Jul 5, 2019
More data analysis from the Dawn spacecraft.
Vesta experienced some powerful forces. There are craters more than 50 kilometers in diameter on its surface, even though it is a mere 564 kilometers by 531 kilometers. There is a particularly large crater near Vesta’s south pole that is 460 kilometers wide. It is remarkable that the asteroid was not blown to bits, particularly since the crater is about 13 kilometers deep, with an 18 kilometer high central peak.
According to a recent press release, data from the Dawn mission (currently in a “parking orbit” around the asteroid, Ceres) suggests that Vesta, rather than achieving its scarred condition in the initial protoplanetary nebula that gave rise to the Solar System, was hit by another asteroid after it was already solidified.
So-called protoplanetary disks are thought by the consensus to be where gravity pulls wispy gases together until they reach pressures great enough to ignite thermonuclear fusion, forming stars like the Sun. As the “Nebular Hypothesis” concludes, any remaining clumps of dust and gas not absorbed by the new star swirl around, attracting other bits, until they condense into planets. Asteroids are typically considered to be the “leftovers”.
A close examination of Vesta’s surface casts doubt on the notion that its large crater was created by an object smashing into it, especially since some of the smaller craters share walls that are thin and undisturbed by blast effects.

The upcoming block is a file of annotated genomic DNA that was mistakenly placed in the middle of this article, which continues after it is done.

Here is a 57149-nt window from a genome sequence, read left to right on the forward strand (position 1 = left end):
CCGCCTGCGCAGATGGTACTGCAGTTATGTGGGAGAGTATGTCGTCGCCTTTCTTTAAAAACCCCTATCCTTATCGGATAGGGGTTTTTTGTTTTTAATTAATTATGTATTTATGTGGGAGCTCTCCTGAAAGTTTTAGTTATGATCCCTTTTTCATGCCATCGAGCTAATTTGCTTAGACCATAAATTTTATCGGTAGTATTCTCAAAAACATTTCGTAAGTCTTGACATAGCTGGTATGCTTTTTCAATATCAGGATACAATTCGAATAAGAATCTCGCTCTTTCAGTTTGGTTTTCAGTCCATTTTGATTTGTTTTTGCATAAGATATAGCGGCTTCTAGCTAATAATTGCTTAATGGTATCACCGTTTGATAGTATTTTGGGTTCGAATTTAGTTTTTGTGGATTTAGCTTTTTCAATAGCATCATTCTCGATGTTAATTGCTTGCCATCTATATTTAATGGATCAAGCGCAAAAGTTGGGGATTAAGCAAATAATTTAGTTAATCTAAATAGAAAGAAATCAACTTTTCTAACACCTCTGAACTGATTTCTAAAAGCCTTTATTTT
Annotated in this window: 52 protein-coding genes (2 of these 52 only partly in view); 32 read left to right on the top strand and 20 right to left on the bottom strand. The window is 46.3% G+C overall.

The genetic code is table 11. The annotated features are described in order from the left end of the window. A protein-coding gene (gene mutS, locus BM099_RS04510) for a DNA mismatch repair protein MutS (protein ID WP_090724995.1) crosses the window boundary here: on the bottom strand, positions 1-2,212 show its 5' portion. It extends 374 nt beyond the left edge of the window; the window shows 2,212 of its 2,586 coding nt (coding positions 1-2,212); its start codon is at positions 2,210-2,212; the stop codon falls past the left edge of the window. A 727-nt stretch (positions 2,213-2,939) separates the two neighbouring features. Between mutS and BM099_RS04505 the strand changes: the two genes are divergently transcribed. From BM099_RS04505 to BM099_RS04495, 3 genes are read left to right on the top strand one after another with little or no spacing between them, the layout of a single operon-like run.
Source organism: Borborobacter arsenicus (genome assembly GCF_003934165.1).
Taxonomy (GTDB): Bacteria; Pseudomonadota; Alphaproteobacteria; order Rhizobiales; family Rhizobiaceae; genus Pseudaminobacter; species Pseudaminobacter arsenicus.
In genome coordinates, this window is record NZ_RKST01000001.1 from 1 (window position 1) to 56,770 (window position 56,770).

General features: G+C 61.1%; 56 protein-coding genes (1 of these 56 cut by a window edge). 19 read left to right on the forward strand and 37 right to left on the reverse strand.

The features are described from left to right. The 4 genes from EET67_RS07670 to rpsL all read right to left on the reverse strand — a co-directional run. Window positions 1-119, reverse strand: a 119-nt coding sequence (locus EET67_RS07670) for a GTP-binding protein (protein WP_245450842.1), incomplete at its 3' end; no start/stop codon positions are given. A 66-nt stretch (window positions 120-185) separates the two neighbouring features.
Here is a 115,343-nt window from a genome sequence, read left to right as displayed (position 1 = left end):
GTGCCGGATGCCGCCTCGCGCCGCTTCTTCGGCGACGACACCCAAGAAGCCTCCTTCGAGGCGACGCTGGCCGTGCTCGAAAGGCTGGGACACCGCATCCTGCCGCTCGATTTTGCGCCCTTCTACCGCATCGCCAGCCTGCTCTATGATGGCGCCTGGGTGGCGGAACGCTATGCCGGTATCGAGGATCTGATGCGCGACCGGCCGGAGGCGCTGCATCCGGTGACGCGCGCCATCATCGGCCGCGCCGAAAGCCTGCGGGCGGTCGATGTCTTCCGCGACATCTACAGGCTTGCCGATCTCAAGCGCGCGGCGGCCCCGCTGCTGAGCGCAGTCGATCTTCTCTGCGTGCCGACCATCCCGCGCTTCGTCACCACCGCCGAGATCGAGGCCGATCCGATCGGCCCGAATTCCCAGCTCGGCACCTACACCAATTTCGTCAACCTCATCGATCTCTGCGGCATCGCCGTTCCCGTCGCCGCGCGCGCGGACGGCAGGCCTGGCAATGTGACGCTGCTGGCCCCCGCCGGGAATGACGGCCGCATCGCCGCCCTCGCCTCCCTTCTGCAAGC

In an Electric Universe, shallow craters with overlapping rims are important considerations in the theory of electrical effects. Theories that invoke meteor impacts, landslides and other familiar geological forces, ignore an electrically dynamic Solar System in its formative phases, when cosmic thunderbolts carved the surfaces of planets and moons.
Newtonian impacts should form dish-shaped holes with a blanket of blast debris surrounding the rims, sorted from largest to smallest particles. Vesta reveals a different kind of landscape. Its craters are clean and most are found in collections, as if a shotgun blast struck it.
Electrical theory sees plasma discharges in the steeply carved cliffs on Vesta; features that are not easily explained by impacts. There are long canyons and furrows, some of which are ten kilometers wide, cut into the equator. A closer examination shows that those trenches (no matter what size) are chains of craters.
Asteroid formation does not require that one object smash into another one for there to be craters. Electric arcs can scoop out material, accelerate it into space, and leave behind deep pits. They tend not to disturb the surroundings, so they are used in industrial applications to finely machine metal parts. Based on laboratory analysis, that is what has occurred on Vesta: spark discharge erosion.
Planetary scientists ignore electrical explanations, which rectify the anomalies in other theories, because they know almost nothing about plasma and electric charge movement in space. Electricity can create the very things they are sending out probes to study.